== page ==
Council opinion of 12 February 2008 on the updated stability programme of Germany, 2007-2011
OJ C 49, 22.2.2008, p. 12–15 (BG, ES, CS, DA, DE, ET, EL, EN, FR, IT, LV, LT, HU, MT, NL, PL, PT, RO, SK, SL, FI, SV)
BG CS DA DE EL EN ES ET FI FR HU IT LT LV MT NL PL PT RO SK SL SV
|Bilingual display: BG CS DA DE EL EN ES ET FI FR HU IT LT LV MT NL PL PT RO SK SL SV|
of 12 February 2008
on the updated stability programme of Germany, 2007-2011
THE COUNCIL OF THE EUROPEAN UNION,
Having regard to the Treaty establishing the European Community,
Having regard to Council Regulation (EC) No 1466/97 of 7 July 1997 on the strengthening of the surveillance of budgetary positions and the surveillance and coordination of economic policies , and in particular Article 5(3) thereof,
Having regard to the recommendation of the Commission,
After consulting the Economic and Financial Committee,
HAS DELIVERED THIS OPINION:
(1) On 12 February 2008, the Council examined the updated stability programme of Germany, which covers the period 2007 to 2011.
(2) Economic growth in Germany was significantly stronger in 2006 and 2007 compared with the first half of the decade. Sustained wage restraint as well as structural reforms helped to regain competitiveness and stimulate employment growth. The marked improvement on the labour market supports the projection of a steady recovery of domestic demand, helping to balance an expected lower growth contribution from net external demand.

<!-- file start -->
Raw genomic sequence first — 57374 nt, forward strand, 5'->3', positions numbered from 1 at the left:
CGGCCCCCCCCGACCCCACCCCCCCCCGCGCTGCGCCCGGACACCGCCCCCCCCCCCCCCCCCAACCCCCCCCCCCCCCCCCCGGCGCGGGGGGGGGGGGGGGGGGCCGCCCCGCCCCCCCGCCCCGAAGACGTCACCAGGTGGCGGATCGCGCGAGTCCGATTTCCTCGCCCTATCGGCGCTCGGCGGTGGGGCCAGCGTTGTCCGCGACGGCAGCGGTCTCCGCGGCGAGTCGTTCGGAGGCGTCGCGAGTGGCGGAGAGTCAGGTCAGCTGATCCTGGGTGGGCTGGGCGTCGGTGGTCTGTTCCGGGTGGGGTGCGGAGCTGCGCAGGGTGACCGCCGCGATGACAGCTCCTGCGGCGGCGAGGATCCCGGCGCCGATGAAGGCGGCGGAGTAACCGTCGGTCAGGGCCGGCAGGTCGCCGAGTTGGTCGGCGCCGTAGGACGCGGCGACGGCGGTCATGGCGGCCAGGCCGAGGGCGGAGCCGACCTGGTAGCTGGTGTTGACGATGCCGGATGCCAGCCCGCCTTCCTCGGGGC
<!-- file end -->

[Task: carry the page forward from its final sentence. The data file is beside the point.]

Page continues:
The speed of budgetary consolidation has been remarkable. The general government balance swung from a deficit of almost 3,5 % of GDP in 2005 to a small surplus in 2007. Similarly, the structural deficit was reduced by 2,5 percentage points of GDP between 2005 and 2007. The control of government expenditure was key in the consolidation, with a reduction from almost 47 % of GDP in 2005 to below 44 % in 2007. This owes to the consolidation measures adopted since 2005, but also to the fact that unexpectedly high tax revenues were not spent, but used for deficit reduction.
(3) The macroeconomic scenario underlying the programme envisages that real GDP growth will slow down from 2,4 % in 2007 to 2 % in 2008 and 1,5 % on average over the rest of the programme period. Judging from currently available information , this growth scenario appears plausible until 2008 and cautious thereafter. GDP growth would remain below potential in 2009-2011, yet employment is projected to be continuously increasing. Wage increases are forecast to remain moderate and would thus not lead to inflationary pressure. The trend improvement in price competitiveness observed over the last decade would, however, come to an end.